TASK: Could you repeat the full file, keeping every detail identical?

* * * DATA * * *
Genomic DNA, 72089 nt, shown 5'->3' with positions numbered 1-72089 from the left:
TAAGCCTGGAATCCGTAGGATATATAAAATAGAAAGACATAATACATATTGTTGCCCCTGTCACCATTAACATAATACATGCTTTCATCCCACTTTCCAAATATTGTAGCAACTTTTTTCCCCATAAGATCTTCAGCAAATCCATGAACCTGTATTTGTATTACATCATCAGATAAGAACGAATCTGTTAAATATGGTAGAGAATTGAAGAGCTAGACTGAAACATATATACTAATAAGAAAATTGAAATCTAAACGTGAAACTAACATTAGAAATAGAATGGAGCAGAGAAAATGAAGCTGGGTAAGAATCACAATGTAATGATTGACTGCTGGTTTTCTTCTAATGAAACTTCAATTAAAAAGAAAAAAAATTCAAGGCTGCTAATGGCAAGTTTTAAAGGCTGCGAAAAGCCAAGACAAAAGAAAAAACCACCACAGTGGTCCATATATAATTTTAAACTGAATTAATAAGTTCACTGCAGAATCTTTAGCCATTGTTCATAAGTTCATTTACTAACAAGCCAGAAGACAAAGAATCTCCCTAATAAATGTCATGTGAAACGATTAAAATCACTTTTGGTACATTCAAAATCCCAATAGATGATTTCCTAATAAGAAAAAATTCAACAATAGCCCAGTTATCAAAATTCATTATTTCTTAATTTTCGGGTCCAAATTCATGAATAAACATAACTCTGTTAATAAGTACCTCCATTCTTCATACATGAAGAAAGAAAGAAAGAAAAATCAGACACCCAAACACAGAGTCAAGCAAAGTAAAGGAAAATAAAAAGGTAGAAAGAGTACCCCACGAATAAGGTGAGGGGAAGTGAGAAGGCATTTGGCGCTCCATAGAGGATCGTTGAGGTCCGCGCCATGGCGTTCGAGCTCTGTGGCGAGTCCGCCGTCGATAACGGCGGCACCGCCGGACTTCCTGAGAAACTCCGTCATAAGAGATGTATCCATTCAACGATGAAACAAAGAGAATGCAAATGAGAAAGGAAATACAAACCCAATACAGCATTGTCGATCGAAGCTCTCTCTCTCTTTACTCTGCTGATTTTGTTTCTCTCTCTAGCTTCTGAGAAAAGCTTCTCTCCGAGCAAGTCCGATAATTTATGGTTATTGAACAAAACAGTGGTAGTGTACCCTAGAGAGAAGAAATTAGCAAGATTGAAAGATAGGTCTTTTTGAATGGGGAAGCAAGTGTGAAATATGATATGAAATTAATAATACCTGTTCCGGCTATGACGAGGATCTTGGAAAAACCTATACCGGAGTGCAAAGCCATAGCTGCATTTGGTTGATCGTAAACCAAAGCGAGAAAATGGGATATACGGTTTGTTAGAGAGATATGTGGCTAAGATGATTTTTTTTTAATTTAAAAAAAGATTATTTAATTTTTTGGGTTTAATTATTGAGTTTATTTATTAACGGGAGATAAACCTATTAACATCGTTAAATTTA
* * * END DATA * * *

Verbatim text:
Genomic DNA, 72089 nt, shown 5'->3' with positions numbered 1-72089 from the left:
TAAGCCTGGAATCCGTAGGATATATAAAATAGAAAGACATAATACATATTGTTGCCCCTGTCACCATTAACATAATACATGCTTTCATCCCACTTTCCAAATATTGTAGCAACTTTTTTCCCCATAAGATCTTCAGCAAATCCATGAACCTGTATTTGTATTACATCATCAGATAAGAACGAATCTGTTAAATATGGTAGAGAATTGAAGAGCTAGACTGAAACATATATACTAATAAGAAAATTGAAATCTAAACGTGAAACTAACATTAGAAATAGAATGGAGCAGAGAAAATGAAGCTGGGTAAGAATCACAATGTAATGATTGACTGCTGGTTTTCTTCTAATGAAACTTCAATTAAAAAGAAAAAAAATTCAAGGCTGCTAATGGCAAGTTTTAAAGGCTGCGAAAAGCCAAGACAAAAGAAAAAACCACCACAGTGGTCCATATATAATTTTAAACTGAATTAATAAGTTCACTGCAGAATCTTTAGCCATTGTTCATAAGTTCATTTACTAACAAGCCAGAAGACAAAGAATCTCCCTAATAAATGTCATGTGAAACGATTAAAATCACTTTTGGTACATTCAAAATCCCAATAGATGATTTCCTAATAAGAAAAAATTCAACAATAGCCCAGTTATCAAAATTCATTATTTCTTAATTTTCGGGTCCAAATTCATGAATAAACATAACTCTGTTAATAAGTACCTCCATTCTTCATACATGAAGAAAGAAAGAAAGAAAAATCAGACACCCAAACACAGAGTCAAGCAAAGTAAAGGAAAATAAAAAGGTAGAAAGAGTACCCCACGAATAAGGTGAGGGGAAGTGAGAAGGCATTTGGCGCTCCATAGAGGATCGTTGAGGTCCGCGCCATGGCGTTCGAGCTCTGTGGCGAGTCCGCCGTCGATAACGGCGGCACCGCCGGACTTCCTGAGAAACTCCGTCATAAGAGATGTATCCATTCAACGATGAAACAAAGAGAATGCAAATGAGAAAGGAAATACAAACCCAATACAGCATTGTCGATCGAAGCTCTCTCTCTCTTTACTCTGCTGATTTTGTTTCTCTCTCTAGCTTCTGAGAAAAGCTTCTCTCCGAGCAAGTCCGATAATTTATGGTTATTGAACAAAACAGTGGTAGTGTACCCTAGAGAGAAGAAATTAGCAAGATTGAAAGATAGGTCTTTTTGAATGGGGAAGCAAGTGTGAAATATGATATGAAATTAATAATACCTGTTCCGGCTATGACGAGGATCTTGGAAAAACCTATACCGGAGTGCAAAGCCATAGCTGCATTTGGTTGATCGTAAACCAAAGCGAGAAAATGGGATATACGGTTTGTTAGAGAGATATGTGGCTAAGATGATTTTTTTTTAATTTAAAAAAAGATTATTTAATTTTTTGGGTTTAATTATTGAGTTTATTTATTAACGGGAGATAAACCTATTAACATCGTTAAATTTA